I'm trying to get the area of some flooding data. Overall, the dataset is huge and hardly to handle in QGIS. The dataset comes in several shapefiles ranging from 60 Mb to 4 Gb and include several overlapping polygons that are classified.

In addition, the data is not really well optimized. Doing operations like "dissolve" tell me that the geometry is invalid. If I go for "repair geometry" it takes ages. Literally everything takes ages although the amount of objects is not that high. Even if I do some testing on the smallest dataset, it takes a lot longer than usual for everything. Could it be the amount of vertices that crash everything? Here's an example:

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So is there any way to just get the outline? So far I was only successful doing "dissolve" after "repair" but now I'm stuck on the largest datasets. And even with the data that I already processed (the data that is already dissolved) there is no way using it in further spatial analysis due to performance issues. I already tried buffering, simplify, filtering it in several steps and even went for a conversion to lines. Only thing I need is a rough outline of the area.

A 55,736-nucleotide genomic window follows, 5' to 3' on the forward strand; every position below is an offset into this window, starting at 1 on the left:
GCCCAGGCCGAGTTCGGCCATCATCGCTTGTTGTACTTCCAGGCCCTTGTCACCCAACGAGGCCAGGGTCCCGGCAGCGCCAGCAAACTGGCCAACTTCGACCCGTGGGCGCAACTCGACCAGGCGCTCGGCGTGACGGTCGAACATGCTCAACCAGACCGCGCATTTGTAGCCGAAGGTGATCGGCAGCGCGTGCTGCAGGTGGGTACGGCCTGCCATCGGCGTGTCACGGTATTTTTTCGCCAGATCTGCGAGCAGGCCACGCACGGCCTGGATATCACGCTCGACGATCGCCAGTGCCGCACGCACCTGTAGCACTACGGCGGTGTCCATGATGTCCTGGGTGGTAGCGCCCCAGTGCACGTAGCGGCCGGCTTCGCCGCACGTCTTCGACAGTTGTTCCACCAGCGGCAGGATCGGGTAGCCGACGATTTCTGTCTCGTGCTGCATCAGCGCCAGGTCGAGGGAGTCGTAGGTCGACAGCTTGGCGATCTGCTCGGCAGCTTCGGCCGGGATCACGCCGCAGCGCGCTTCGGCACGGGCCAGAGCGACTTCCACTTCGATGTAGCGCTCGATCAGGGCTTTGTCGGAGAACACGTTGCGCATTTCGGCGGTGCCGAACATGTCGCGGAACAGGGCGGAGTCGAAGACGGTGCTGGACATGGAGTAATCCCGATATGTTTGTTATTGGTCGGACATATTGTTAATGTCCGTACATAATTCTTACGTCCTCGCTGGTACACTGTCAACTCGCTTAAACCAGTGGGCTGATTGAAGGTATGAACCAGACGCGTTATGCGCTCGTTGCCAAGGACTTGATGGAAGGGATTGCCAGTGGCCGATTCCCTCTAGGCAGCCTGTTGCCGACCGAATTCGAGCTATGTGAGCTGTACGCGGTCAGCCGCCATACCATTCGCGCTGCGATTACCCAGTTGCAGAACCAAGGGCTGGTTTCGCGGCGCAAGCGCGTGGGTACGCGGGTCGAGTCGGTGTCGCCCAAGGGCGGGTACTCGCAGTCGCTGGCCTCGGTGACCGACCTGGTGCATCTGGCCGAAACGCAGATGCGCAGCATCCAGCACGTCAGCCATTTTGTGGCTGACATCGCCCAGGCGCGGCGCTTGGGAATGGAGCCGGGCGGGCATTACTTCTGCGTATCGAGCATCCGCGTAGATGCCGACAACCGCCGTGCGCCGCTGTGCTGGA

• 1
    Shapefiles exceeding 2GiB are non-conformant, and therefore not shapefiles.
    – Vince
    Feb 6 at 20:44
  • 2
    Your polygons seem to have been generated by brute force from raster data. I would try the Simplify tool which could radically reduce your point count.
    – Llaves
    Feb 7 at 2:10
  • Simplify alters the data heavily. But this is a step I use later. So far there is no answer to my question (there was one but it got deleted?). The process just takes time and I'm not very positive that I could handle the largest dataset. The most time consuming algorithm is dissolve which is also one of the most important. I'd rather use raster data but this is not available unfortunalely. Feb 10 at 16:12

1 Answer 1


If you are able to run standalone python scripts you could try using geofileops. Especially for dissolve it should be a lot faster.

Small code snippet showing how you can use geofileops.dissolve:

import geofileops as gfo


Disclaimer: I'm the developer of geofileops

  • I'll try that when I have the time. Thanks for your answer. Feb 19 at 20:14

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